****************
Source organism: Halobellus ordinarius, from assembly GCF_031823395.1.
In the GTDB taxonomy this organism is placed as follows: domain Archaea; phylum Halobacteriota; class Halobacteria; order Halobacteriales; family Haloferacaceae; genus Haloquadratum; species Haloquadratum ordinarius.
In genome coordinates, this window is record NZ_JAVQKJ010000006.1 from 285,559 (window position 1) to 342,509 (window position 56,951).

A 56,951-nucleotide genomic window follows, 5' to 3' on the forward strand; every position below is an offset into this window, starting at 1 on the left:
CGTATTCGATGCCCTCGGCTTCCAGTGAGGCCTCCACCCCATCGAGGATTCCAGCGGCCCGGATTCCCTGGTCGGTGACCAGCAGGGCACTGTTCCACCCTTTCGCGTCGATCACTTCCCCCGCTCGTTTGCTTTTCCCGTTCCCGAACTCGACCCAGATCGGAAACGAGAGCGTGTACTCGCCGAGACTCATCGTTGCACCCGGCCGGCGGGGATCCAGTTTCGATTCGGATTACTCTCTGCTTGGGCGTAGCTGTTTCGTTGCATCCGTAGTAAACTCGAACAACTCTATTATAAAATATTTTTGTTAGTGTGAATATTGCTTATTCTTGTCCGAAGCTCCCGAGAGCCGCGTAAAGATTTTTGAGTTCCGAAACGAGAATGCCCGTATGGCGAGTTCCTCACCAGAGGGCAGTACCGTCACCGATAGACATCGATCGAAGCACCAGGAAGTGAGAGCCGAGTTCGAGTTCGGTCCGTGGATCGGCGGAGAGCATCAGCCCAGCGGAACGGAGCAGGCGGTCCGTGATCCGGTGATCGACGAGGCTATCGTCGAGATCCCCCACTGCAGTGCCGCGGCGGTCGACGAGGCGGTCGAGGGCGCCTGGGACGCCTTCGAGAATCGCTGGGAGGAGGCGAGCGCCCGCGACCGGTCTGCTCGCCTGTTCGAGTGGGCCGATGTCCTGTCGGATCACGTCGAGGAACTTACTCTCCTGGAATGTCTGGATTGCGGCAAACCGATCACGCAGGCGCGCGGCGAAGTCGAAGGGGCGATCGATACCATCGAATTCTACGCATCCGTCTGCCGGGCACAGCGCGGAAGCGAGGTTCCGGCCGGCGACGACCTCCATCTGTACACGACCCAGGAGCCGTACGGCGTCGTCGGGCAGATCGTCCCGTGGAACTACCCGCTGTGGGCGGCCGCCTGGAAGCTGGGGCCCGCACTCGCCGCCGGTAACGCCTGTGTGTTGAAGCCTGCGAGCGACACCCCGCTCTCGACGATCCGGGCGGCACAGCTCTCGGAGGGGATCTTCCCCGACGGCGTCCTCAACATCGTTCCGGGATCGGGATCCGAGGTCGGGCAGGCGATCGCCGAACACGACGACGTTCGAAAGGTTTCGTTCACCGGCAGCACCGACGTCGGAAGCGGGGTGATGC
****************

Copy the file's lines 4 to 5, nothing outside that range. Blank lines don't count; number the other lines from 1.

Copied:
A 56,951-nucleotide genomic window follows, 5' to 3' on the forward strand; every position below is an offset into this window, starting at 1 on the left:
CGTATTCGATGCCCTCGGCTTCCAGTGAGGCCTCCACCCCATCGAGGATTCCAGCGGCCCGGATTCCCTGGTCGGTGACCAGCAGGGCACTGTTCCACCCTTTCGCGTCGATCACTTCCCCCGCTCGTTTGCTTTTCCCGTTCCCGAACTCGACCCAGATCGGAAACGAGAGCGTGTACTCGCCGAGACTCATCGTTGCACCCGGCCGGCGGGGATCCAGTTTCGATTCGGATTACTCTCTGCTTGGGCGTAGCTGTTTCGTTGCATCCGTAGTAAACTCGAACAACTCTATTATAAAATATTTTTGTTAGTGTGAATATTGCTTATTCTTGTCCGAAGCTCCCGAGAGCCGCGTAAAGATTTTTGAGTTCCGAAACGAGAATGCCCGTATGGCGAGTTCCTCACCAGAGGGCAGTACCGTCACCGATAGACATCGATCGAAGCACCAGGAAGTGAGAGCCGAGTTCGAGTTCGGTCCGTGGATCGGCGGAGAGCATCAGCCCAGCGGAACGGAGCAGGCGGTCCGTGATCCGGTGATCGACGAGGCTATCGTCGAGATCCCCCACTGCAGTGCCGCGGCGGTCGACGAGGCGGTCGAGGGCGCCTGGGACGCCTTCGAGAATCGCTGGGAGGAGGCGAGCGCCCGCGACCGGTCTGCTCGCCTGTTCGAGTGGGCCGATGTCCTGTCGGATCACGTCGAGGAACTTACTCTCCTGGAATGTCTGGATTGCGGCAAACCGATCACGCAGGCGCGCGGCGAAGTCGAAGGGGCGATCGATACCATCGAATTCTACGCATCCGTCTGCCGGGCACAGCGCGGAAGCGAGGTTCCGGCCGGCGACGACCTCCATCTGTACACGACCCAGGAGCCGTACGGCGTCGTCGGGCAGATCGTCCCGTGGAACTACCCGCTGTGGGCGGCCGCCTGGAAGCTGGGGCCCGCACTCGCCGCCGGTAACGCCTGTGTGTTGAAGCCTGCGAGCGACACCCCGCTCTCGACGATCCGGGCGGCACAGCTCTCGGAGGGGATCTTCCCCGACGGCGTCCTCAACATCGTTCCGGGATCGGGATCCGAGGTCGGGCAGGCGATCGCCGAACACGACGACGTTCGAAAGGTTTCGTTCACCGGCAGCACCGACGTCGGAAGCGGGGTGATGC